lrJwéXod am. X. amZS>o ¶m§Mr dmL²>‘¶rZ g§nXm  23 The Pythagorean Order. -The Order was simply, in its origin, a religious fraternity and not a political league. Nor is there the slightest evidence that the Pythagoreans favoured the aristocratic rather than the democratic party. The main purpose of the order was to secure for its own members a more adequate satisfaction of the religious instinct than that supplied by the State Religion. It was, in fact, an institution for the cultivation of holiness. Pythagoras taught the doctrine of transmigration: it was a development of the primitive belief in the kinship of men and beasts, as all alike children of the Earth. On this was based the system of taboos on certain kinds of food, viz. abstinence from animal flesh such as beef. This was not based on humanitarian grounds, as modern Western vegetarianism is, or on ascetic grounds, as in India, but on taboo. The Pythagoreans ate flesh when they sacrificed it to gods. Pythagoras as a Man of Science. -Aristotle says that he was the first to discuss the subject of goodness, and that he made the mistake of identifying its various forms with numbers. Herakleitos admits that he had pursued scientific investigation farther than other men. What, then, was the connection between his Religion and Science, those two sides of his activity? The answer is in the Orphic system of \"purification\"; the greatest purification of all is disinterested Science, and it is the man who devotes himself to that, the true philosopher who has most effectively released himself from the \"wheel of birth.\" Pythagoras was the first to carry arithmetic beyond the needs of commerce, and made it a study for its own sake. When Aristotle talks of \"those who bring numbers into figures like the triangle and the square,\" he meant the Pythagoreans who knew the use of the triangle, 3, 4, 5, in constructing a right angle. In later writers, it is actually called the \"Pythagorean triangle.\" The traditional Pythagorean proposition that the square on the hypotenuse is equal to the sum of the squares on the other two sides was the real foundation of scientific mathematics. Proportion and Harmony: Music and Medicine. -Pythagoras was the author of a momentous discovery by means of which the numerical ratios which determine the concordant intervals of the musical scale, or the \"harmonic,\" stand in close relation to the \"octave\" in music. In Medicine as in Music, the Pythagoreans held the law of proportion and harmony applicable. They held the body to be strung like an instrument to a certain pitch, hot and cold, wet and dry, taking the place of high and low in music. Health is just being in tune, and disease arises from undue tension or relaxation of the strings. We still speak of \"tonics\" in medicine as well as in music. Health, in fact, was an \"attunement\" depending on a due blend of opposites, and the same account was given of many other things with which the physician is concerned, notably of diet and climate. When we speak of \"temperance\" in eating and drinking,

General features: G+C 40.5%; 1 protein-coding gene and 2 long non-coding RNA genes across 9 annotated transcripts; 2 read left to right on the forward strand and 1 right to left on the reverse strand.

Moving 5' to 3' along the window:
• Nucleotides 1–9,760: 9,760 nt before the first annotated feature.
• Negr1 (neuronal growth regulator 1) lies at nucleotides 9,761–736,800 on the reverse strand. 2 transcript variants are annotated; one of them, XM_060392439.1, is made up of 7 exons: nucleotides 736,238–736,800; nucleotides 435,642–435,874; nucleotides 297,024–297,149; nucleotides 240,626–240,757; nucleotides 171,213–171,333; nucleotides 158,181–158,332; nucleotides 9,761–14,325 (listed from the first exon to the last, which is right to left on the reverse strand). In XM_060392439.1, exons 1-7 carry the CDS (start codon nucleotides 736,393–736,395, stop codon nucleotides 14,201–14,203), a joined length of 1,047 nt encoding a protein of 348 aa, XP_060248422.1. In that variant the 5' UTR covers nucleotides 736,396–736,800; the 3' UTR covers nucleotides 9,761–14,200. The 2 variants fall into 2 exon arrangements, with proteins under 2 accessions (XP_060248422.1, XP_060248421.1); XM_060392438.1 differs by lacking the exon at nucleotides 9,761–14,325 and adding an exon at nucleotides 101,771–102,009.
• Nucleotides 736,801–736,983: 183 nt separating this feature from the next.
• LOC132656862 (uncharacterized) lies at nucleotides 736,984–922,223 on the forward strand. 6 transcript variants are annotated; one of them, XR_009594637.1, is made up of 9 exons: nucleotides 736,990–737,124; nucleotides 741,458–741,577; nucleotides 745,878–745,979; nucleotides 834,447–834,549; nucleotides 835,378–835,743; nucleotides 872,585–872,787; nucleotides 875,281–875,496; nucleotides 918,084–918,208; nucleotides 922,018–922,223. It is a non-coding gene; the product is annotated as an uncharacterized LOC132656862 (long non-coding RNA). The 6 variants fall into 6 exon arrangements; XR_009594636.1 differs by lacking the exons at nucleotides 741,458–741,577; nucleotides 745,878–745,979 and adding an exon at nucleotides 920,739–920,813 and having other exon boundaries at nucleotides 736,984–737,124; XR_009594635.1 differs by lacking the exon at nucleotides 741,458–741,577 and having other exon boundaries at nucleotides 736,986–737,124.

lrJwéXod am. X. amZS>o ¶m§Mr dmL²>‘¶rZ g§nXm  24 bodily temperature and temperament, or of the temperature which distinguishes one climate from another, we are equally on Pythagorean ground (cf. \"Atonic\" Dyspepsia). Numbers. -These discoveries led Pythagoras to say that all things are Numbers. If musical sounds can be reduced to numbers, why should not everything else? The Pythagoreans indulged their fancy in tracing out analogies between things and numbers in endless variety. The Philosophical Importance of Pythagoreanism. -The Pythagoreans applied their principle also to the soul, and thus determined what is spiritual as number. Aristotle finds a further application of the number conception as follows: \"Thought is the One, knowledge or science is the two, for it comes alone out of the One. ... Everything is judged of either by thought, or science, or opinion, or feeling.\" In these ideas, vague as they are, even a modern philosopher like Hegel finds \"some adequacy.\" \"While thought is pure universality, knowledge deals with something 'other'.\" Form and content are thus distinguished. Xenophanes, Transition to the Eleatics. -Pythagoras had identified himself with the religious movement of his time: Xenophanes denied the anthropomorphic gods altogether. He ridiculed Pythagoras and the doctrine of transmigration. His chief importance lies in the fact that he was the author of the quarrel between philosophy and poetry which culminated in Plato's Republic. To attribute to gods \"things which might be considered disreputable among men... stealings and adulteries and deceptions of one another\" is to set a very bad lesson for moral instruction. As a great satirist of his age, as the moral instructor of his nation, as an apostle of shrewd common sense, Xenophanes stands unequalled. He bewails that people do not prize wisdom as much as they prize physical strength. It is strange, he says, that a gymnast or a wrestler should come to be honoured more than even a philosopher. Would a city, he asks, be better governed for having more wrestlers than philosophers? God and the World. -In metaphysics, Aristotle refers to Xenophanes as \"the first partisan of the One,\" and seems to suggest that he was the first of the Eleatics. Plato says in the Sophist: \"The Eleatics... say that all things are many in name, but in nature one; this is their mythus which goes back to Xenophanes and is even older.\" Burnet finds it very unlikely that he settled at Elea and founded a School there. He does not take the remark of Plato seriously. The question of importance, however, for a history of philosophy is not whether he founded a School at Elea, but whether he founded the